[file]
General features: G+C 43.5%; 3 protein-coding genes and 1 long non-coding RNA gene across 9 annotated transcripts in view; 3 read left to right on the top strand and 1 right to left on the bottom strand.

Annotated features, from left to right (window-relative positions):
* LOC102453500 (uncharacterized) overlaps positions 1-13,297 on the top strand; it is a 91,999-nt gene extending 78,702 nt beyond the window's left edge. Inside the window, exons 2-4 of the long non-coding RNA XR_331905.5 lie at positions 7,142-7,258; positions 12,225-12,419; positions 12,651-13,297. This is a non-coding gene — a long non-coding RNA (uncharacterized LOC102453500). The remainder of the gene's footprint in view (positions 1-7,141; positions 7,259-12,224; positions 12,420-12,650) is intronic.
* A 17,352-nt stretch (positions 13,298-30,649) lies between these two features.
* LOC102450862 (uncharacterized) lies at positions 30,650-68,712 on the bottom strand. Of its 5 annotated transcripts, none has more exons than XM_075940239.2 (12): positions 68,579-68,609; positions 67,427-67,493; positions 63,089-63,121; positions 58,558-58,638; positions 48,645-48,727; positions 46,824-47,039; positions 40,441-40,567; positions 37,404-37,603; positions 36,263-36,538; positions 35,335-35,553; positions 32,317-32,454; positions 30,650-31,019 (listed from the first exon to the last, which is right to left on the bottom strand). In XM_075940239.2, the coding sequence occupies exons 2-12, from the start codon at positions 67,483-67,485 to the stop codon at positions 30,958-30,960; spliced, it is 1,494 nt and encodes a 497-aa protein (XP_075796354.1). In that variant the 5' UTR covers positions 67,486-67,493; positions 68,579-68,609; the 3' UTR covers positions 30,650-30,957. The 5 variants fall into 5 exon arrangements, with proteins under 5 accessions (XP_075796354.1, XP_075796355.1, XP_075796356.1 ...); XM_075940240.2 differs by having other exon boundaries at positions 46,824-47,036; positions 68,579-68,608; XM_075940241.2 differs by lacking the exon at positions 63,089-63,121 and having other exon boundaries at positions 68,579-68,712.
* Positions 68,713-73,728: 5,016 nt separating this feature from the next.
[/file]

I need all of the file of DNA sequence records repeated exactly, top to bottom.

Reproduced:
General features: G+C 43.5%; 3 protein-coding genes and 1 long non-coding RNA gene across 9 annotated transcripts in view; 3 read left to right on the top strand and 1 right to left on the bottom strand.

Annotated features, from left to right (window-relative positions):
* LOC102453500 (uncharacterized) overlaps positions 1-13,297 on the top strand; it is a 91,999-nt gene extending 78,702 nt beyond the window's left edge. Inside the window, exons 2-4 of the long non-coding RNA XR_331905.5 lie at positions 7,142-7,258; positions 12,225-12,419; positions 12,651-13,297. This is a non-coding gene — a long non-coding RNA (uncharacterized LOC102453500). The remainder of the gene's footprint in view (positions 1-7,141; positions 7,259-12,224; positions 12,420-12,650) is intronic.
* A 17,352-nt stretch (positions 13,298-30,649) lies between these two features.
* LOC102450862 (uncharacterized) lies at positions 30,650-68,712 on the bottom strand. Of its 5 annotated transcripts, none has more exons than XM_075940239.2 (12): positions 68,579-68,609; positions 67,427-67,493; positions 63,089-63,121; positions 58,558-58,638; positions 48,645-48,727; positions 46,824-47,039; positions 40,441-40,567; positions 37,404-37,603; positions 36,263-36,538; positions 35,335-35,553; positions 32,317-32,454; positions 30,650-31,019 (listed from the first exon to the last, which is right to left on the bottom strand). In XM_075940239.2, the coding sequence occupies exons 2-12, from the start codon at positions 67,483-67,485 to the stop codon at positions 30,958-30,960; spliced, it is 1,494 nt and encodes a 497-aa protein (XP_075796354.1). In that variant the 5' UTR covers positions 67,486-67,493; positions 68,579-68,609; the 3' UTR covers positions 30,650-30,957. The 5 variants fall into 5 exon arrangements, with proteins under 5 accessions (XP_075796354.1, XP_075796355.1, XP_075796356.1 ...); XM_075940240.2 differs by having other exon boundaries at positions 46,824-47,036; positions 68,579-68,608; XM_075940241.2 differs by lacking the exon at positions 63,089-63,121 and having other exon boundaries at positions 68,579-68,712.
* Positions 68,713-73,728: 5,016 nt separating this feature from the next.